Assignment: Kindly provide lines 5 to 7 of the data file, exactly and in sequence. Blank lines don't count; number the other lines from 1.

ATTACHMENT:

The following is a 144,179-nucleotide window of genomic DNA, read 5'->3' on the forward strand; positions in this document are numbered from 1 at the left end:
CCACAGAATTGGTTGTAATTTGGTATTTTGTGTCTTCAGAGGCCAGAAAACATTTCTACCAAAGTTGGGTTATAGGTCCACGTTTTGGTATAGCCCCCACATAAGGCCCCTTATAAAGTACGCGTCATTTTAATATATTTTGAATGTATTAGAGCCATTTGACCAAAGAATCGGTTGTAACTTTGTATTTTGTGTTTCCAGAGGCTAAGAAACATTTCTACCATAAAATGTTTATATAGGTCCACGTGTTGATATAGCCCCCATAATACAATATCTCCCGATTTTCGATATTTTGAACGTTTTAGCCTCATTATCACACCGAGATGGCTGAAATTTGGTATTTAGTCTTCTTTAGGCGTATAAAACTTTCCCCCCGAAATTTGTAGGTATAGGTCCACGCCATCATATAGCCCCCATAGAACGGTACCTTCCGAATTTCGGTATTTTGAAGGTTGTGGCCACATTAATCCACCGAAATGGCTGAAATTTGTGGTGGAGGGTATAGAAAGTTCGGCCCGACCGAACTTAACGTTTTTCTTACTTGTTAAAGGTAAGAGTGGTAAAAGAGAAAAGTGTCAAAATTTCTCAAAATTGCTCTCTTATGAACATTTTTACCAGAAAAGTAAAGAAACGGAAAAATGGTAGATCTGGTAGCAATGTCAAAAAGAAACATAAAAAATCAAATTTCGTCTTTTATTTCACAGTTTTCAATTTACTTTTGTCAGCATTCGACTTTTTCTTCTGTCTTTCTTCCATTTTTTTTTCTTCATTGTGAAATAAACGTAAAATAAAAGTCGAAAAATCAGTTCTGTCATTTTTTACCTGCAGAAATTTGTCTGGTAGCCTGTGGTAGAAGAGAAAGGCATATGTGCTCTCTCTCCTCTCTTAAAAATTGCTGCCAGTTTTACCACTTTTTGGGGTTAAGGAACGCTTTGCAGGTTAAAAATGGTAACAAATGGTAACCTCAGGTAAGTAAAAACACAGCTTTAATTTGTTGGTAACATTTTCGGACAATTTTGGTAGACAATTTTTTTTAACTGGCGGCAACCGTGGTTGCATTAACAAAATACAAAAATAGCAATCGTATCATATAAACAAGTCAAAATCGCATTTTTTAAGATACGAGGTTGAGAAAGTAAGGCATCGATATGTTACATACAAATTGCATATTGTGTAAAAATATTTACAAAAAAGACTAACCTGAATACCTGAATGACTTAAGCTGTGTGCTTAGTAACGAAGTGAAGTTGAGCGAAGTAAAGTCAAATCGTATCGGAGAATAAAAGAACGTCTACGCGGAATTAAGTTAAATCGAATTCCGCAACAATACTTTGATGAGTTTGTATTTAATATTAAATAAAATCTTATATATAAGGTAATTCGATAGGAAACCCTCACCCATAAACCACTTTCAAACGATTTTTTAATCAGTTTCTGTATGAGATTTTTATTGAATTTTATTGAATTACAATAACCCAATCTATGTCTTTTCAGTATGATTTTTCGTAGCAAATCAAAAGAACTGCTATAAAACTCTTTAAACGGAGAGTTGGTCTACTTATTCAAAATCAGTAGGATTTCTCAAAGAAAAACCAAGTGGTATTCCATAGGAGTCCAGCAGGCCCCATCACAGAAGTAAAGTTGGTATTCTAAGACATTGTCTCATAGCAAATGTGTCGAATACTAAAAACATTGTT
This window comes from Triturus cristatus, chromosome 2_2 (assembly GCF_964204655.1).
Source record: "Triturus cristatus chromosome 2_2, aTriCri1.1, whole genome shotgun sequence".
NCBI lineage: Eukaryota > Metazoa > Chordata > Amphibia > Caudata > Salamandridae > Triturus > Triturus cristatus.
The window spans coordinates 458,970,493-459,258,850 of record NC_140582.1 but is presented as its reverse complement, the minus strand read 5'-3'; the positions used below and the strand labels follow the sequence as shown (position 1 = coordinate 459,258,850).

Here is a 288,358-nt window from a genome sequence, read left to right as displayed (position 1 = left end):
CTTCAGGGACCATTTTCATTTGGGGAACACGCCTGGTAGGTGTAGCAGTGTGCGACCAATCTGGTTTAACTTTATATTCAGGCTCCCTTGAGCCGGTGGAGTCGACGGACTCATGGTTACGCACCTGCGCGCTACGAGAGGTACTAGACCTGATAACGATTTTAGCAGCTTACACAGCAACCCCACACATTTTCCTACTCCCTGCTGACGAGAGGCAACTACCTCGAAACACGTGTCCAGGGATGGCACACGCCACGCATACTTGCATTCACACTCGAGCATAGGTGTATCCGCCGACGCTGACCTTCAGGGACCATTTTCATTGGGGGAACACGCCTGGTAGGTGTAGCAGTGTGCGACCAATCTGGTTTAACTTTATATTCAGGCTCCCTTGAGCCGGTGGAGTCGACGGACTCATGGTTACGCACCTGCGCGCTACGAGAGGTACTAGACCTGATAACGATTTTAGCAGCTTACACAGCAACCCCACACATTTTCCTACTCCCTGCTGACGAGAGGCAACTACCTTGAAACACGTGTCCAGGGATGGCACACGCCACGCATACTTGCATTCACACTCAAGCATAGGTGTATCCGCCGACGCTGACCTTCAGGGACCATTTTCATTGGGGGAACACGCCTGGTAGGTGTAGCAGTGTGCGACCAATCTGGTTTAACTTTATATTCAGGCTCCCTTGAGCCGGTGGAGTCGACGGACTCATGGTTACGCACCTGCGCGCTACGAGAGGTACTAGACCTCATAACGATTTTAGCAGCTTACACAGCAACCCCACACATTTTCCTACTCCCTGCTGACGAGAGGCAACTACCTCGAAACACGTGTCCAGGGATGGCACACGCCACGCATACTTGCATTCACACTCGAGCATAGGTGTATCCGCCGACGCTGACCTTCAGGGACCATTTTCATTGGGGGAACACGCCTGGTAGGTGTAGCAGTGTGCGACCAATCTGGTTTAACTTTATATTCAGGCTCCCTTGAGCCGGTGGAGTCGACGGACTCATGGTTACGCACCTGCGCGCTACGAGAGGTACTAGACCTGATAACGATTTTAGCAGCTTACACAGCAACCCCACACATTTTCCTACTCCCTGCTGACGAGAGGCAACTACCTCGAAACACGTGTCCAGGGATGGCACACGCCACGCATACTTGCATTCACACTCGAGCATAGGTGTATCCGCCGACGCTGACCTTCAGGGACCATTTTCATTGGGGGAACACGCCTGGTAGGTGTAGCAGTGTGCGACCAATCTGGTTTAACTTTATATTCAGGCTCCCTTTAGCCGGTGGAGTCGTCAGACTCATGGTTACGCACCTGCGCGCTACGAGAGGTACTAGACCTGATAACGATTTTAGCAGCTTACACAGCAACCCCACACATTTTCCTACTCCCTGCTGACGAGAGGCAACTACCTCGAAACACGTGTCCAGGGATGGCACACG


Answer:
NCBI lineage: Eukaryota > Metazoa > Chordata > Amphibia > Caudata > Salamandridae > Triturus > Triturus cristatus.
The window spans coordinates 458,970,493-459,258,850 of record NC_140582.1 but is presented as its reverse complement, the minus strand read 5'-3'; the positions used below and the strand labels follow the sequence as shown (position 1 = coordinate 459,258,850).

Here is a 288,358-nt window from a genome sequence, read left to right as displayed (position 1 = left end):